When I do behavior trainings, I always ask people to raise their hand if they would still come to work if they no longer got a paycheck. There is usually a kind soul that meekly raises their hand (or wants to look good in front of administrators), but usually a see a sea crossed arms. No blame. I wouldn’t go to work either if I weren’t getting paid. The same goes for our kids. They aren’t going to do all of the challenging tasks that we have laid out for them if they aren’t getting something out of it. Again – no blame. That something out of it is reinforcement. With every behavior we do – we continent to complete those behaviors because of the reinforcement that follows it.
But how do we determine what those reinforcers are? Preferences can change over time! Conduct regular preference assessments to see what items and activities are reinforcing for that student.
Types of Preference Assessments
- A structure and systematic preference assessment like the Multiple Stimulus Without Replacement (MSWO) method is great to get a ranking of different items. I promise it sounds way more complicated than it is and in reality takes less than a few minutes. Read all about utilizing this procedure here.
- An informal preference assessment or observation can also be very helpful. Set a timer and watch your student interact with items in the play area of break area. Write down which items he picks up and note which things he plays with the longest.
- Parent interviews may be helpful to determine some potential reinforcers. Ask the parents loads of open ended questions about what they do at home. Don’t just ask – what are you child’s reinforcers? – they may be struggling to answer that question too! Ask questions like: What would you bring for a plane ride? What does you child do right when they get home? What things are in their room?
In addition to conducting regular and frequent preference assessments, we want to working on pairing ourselves with those reinforcers. This is imperative especially at the start of the year. Remember the goal – be the chocolate chip cookie! You want to be a reinforcing, delicious, amazing person to be around – and you can do that by pairing yourself with things the student likes and enjoys. Read this post for tons of tips. During pairing you are building rapport. It is all about low demand, high reward. Who wouldn’t love that? By being the “giver of all things good” you will likely start to be a reinforcer yourself. Some tips for pairing:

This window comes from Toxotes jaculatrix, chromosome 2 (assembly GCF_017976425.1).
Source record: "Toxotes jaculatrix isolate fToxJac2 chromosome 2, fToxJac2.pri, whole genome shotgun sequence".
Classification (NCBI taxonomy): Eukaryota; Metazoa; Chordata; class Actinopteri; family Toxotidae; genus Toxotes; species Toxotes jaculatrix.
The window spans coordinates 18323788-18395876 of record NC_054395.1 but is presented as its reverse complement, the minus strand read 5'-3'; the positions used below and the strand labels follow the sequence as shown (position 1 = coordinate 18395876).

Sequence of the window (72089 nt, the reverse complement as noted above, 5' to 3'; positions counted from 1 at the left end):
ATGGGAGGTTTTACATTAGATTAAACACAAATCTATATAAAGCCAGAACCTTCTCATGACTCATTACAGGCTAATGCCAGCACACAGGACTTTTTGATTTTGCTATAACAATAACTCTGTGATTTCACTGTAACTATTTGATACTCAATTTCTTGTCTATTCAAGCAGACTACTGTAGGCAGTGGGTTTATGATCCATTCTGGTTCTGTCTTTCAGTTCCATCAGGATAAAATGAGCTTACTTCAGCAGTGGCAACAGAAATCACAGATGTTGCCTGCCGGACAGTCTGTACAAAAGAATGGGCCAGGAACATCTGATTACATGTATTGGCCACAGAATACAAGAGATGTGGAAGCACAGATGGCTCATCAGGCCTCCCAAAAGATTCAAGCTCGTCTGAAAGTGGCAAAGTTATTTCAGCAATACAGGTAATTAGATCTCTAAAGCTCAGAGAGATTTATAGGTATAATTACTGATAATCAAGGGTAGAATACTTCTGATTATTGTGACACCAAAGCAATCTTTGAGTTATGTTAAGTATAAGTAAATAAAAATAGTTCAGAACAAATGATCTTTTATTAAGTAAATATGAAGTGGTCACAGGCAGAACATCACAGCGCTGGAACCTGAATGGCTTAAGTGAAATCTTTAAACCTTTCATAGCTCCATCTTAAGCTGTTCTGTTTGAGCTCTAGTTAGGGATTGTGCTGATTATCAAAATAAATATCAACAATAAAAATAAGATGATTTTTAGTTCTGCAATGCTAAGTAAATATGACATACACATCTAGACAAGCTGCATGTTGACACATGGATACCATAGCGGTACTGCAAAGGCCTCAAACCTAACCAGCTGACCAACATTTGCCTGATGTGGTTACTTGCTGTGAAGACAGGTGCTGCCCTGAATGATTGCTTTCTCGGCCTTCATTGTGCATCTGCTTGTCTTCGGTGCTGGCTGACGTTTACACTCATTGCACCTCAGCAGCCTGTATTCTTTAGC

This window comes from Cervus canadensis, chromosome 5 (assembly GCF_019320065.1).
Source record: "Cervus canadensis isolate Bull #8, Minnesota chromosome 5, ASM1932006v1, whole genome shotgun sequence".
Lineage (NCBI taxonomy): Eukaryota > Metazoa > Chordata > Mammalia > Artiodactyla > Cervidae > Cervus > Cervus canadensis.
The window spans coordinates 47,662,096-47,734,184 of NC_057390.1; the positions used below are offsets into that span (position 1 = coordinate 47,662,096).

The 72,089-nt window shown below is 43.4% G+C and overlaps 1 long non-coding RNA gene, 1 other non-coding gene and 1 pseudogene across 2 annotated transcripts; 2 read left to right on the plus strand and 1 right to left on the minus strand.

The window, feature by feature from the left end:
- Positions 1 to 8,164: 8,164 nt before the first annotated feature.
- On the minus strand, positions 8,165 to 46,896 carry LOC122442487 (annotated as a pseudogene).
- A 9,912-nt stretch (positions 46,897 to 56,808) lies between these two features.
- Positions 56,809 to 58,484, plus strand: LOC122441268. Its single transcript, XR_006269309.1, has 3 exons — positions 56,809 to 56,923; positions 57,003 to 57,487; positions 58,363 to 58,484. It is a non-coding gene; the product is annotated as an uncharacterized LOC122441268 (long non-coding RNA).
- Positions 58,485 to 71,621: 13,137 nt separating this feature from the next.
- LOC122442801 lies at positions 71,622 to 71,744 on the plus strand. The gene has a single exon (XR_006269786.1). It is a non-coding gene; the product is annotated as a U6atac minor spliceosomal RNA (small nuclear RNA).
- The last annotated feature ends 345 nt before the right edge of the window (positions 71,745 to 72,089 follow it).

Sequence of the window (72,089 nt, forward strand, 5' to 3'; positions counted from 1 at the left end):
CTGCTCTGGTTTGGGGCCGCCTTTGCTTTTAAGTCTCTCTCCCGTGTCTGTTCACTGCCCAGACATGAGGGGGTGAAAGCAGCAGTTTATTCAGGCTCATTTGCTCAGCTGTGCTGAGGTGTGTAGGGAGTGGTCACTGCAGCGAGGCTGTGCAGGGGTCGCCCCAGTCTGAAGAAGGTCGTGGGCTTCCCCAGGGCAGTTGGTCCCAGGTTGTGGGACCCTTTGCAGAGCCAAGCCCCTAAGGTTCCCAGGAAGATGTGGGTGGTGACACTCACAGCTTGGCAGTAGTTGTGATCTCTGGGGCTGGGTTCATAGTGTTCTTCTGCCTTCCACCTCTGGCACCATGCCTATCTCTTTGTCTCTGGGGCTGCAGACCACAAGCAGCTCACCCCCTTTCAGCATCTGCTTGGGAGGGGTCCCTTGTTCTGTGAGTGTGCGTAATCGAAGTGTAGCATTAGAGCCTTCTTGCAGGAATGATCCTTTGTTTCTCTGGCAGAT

- You are in control of the desired items/activities. Yes, you are giving those items for free but it’s important that the iPad, skittles, bubbles, or Ricky Martin CD come directly from your hands to theirs.
- Use the results of your preference assessments to determine which items are likely to be reinforcers and pair yourself with those items.
- No demands right away. Bite your little teacher tongue. It’s tempting to try and sneak some demands in but that’s not the goal right now. The goal is to have fun, get your student to like you, and start to gain instructional control. Don’t worry – there will be plenty of time for demands later! 😉
- Pairing is not only for the start of the year. Pair a little bit every single day and you will have a bomb year. You need to continuously establish yourself as a chocolate chip cookie and make sure that doesn’t wear off.
- Play with your student how he likes to play. If he wants to spin around the trampoline instead of jump on it – cool. If he wants to line up play trains instead of drive them on the track – no problem. This about doing things he enjoys!
After you’ve done some great pairing, you can gradually add in some demands and work tasks. You are working on getting your student to like you, come to you, and be ready to learn from you. This is the first step in teaching a new skill! You’ve got to get the instructional control first.